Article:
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An exploration of the toxic nature of wetsuits.

About Neoprene

The Big Sea: an exploration of the toxic nature of wetsuits, the true human cost of Neoprene production and surfing’s links to Cancer Alley.

The Big Sea: an exploration of the toxic nature of wetsuits, the true human cost of Neoprene production and surfing’s links to Cancer Alley.

The vast majority of wetsuits on sale today are made of a synthetic rubber called Neoprene. Neoprene – the commercial name for chloroprene rubber – is the product of a toxic, carcinogenic chemical process.

There is only one chloroprene plant in the US. It is owned by Japanese chemical company Denka and lies in the predominantly black, low income town of Reserve, Louisiana – in the heart of an area known as Cancer Alley. Rising from the site of a former plantation, the Denka chloroprene plant casts a long shadow over St John’s Parish.

No home in the community around plant has been untouched by cancer. It has the highest cancer risk in the USA – 50 TIMES the national average. The EPA acknowledges the high cancer risk is due to chloroprene emissions from the plant.

Neoprene has been an integral part of the surf lifestyle, granting access to previously unridden realms and helping many forge a greater connection with the ocean environment. However, confronted with these shocking facts, and with a greener alternative readily available, will the $2820 million wetsuit industry clean up its act and end its toxic relationship with Neoprene?

The Facts

Neoprene was invented in 1931 by Dupont. This synthetic chloroprene rubber was christened Duprene, later changed to Neoprene.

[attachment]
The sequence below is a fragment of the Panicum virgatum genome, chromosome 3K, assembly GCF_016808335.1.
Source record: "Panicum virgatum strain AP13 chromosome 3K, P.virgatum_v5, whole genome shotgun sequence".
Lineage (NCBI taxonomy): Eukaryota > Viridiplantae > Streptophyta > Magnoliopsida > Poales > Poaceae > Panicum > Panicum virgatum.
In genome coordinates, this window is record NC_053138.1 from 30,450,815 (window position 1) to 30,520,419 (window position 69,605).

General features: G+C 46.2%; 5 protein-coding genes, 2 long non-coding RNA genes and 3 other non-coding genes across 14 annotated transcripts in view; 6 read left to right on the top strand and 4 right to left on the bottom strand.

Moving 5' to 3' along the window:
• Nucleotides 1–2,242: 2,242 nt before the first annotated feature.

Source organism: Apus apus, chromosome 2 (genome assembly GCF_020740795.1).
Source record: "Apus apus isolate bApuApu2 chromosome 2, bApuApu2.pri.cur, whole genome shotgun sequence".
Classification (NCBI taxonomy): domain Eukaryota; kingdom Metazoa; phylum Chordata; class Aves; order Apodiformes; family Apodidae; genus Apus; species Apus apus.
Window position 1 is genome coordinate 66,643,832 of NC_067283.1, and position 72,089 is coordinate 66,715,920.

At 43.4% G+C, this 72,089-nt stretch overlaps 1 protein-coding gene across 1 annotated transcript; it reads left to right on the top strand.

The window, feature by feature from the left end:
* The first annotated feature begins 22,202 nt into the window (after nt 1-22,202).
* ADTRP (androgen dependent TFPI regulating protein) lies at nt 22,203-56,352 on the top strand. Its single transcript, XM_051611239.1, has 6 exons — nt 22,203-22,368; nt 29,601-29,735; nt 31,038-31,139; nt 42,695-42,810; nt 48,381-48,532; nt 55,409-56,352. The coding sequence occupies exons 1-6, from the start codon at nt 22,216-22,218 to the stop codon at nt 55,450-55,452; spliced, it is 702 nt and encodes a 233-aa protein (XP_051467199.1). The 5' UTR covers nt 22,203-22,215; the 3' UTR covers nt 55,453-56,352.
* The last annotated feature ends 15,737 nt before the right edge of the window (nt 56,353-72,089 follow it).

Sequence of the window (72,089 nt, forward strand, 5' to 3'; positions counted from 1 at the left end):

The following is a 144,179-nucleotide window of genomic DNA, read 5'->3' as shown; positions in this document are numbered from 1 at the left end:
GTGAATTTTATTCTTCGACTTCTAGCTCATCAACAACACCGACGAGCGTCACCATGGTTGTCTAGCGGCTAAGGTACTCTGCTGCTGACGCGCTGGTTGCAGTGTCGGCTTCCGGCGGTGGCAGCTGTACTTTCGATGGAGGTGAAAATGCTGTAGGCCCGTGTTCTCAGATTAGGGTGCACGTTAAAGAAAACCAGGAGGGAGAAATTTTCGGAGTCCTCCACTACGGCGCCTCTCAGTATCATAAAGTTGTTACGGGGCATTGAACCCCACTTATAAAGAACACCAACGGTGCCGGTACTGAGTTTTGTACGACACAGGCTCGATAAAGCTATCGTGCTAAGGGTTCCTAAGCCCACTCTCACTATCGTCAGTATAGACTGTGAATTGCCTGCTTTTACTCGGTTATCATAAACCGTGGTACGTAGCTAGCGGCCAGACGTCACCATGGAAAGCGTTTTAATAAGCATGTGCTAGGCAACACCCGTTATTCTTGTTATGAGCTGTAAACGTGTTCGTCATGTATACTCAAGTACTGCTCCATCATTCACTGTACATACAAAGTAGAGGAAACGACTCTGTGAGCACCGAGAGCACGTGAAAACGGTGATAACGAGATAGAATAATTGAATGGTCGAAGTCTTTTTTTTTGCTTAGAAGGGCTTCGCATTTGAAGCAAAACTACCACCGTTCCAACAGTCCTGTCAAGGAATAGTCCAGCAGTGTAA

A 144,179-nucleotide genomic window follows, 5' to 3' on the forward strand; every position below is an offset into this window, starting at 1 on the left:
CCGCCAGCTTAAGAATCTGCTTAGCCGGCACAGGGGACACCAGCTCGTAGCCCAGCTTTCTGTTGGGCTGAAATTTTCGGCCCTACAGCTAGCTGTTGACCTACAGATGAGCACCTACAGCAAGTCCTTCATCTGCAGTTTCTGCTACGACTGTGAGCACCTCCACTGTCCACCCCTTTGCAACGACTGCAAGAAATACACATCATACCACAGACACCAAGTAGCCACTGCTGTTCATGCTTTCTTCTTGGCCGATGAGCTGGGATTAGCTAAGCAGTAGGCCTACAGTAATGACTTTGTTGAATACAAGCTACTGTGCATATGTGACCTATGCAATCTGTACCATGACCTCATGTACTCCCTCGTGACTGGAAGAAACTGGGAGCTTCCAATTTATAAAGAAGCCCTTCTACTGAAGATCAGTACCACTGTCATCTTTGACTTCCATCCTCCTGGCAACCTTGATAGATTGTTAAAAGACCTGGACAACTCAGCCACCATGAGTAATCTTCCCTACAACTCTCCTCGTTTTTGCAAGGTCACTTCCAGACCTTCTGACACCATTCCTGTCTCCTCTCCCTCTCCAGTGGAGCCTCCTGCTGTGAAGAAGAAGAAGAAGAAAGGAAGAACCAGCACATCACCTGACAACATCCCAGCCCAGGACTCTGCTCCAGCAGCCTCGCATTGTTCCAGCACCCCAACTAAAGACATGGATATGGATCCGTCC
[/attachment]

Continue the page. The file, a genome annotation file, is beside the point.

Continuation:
The Denka Pontchartrain Works – opened 1968 – sits on the site of the former Belle Pointe plantation where 150 slaves worked the land.

The Denka plant sits in the heart of a region known as Cancer Alley.

Cancer Alley is a corridor, approximately five miles wide along the banks of the Mississippi River between Baton Rouge and New Orleans where almost 200 large petrochemical facilities are located.

2015 the EPA National Air Toxins Assessment comes out – the area around the Denka plant has the worst cancer risk in the whole of the US due to chloroprene pollution from Denka.

If you live in Long Beach San Francisco – the EPA NATA cancer risk is 23 in a million.

In St Johns, Reserve the risk is 1505 in a million – 50 times the national average.

The majority of Neoprene used in wetsuits comes from Denka – either their Pontchartrain Works in Cancer Alley, or from their plant in Japan that manufactures so called Limestone Neoprene.

So called ‘Limestone’ chloroprene rubber is made by melting Limestone in an electric furnace at over two thousand degrees, which is then processed into chloroprene. The Japanese government does not monitor and no public records are kept on chloroprene emissions at the Denka plant in Omi, Japan.

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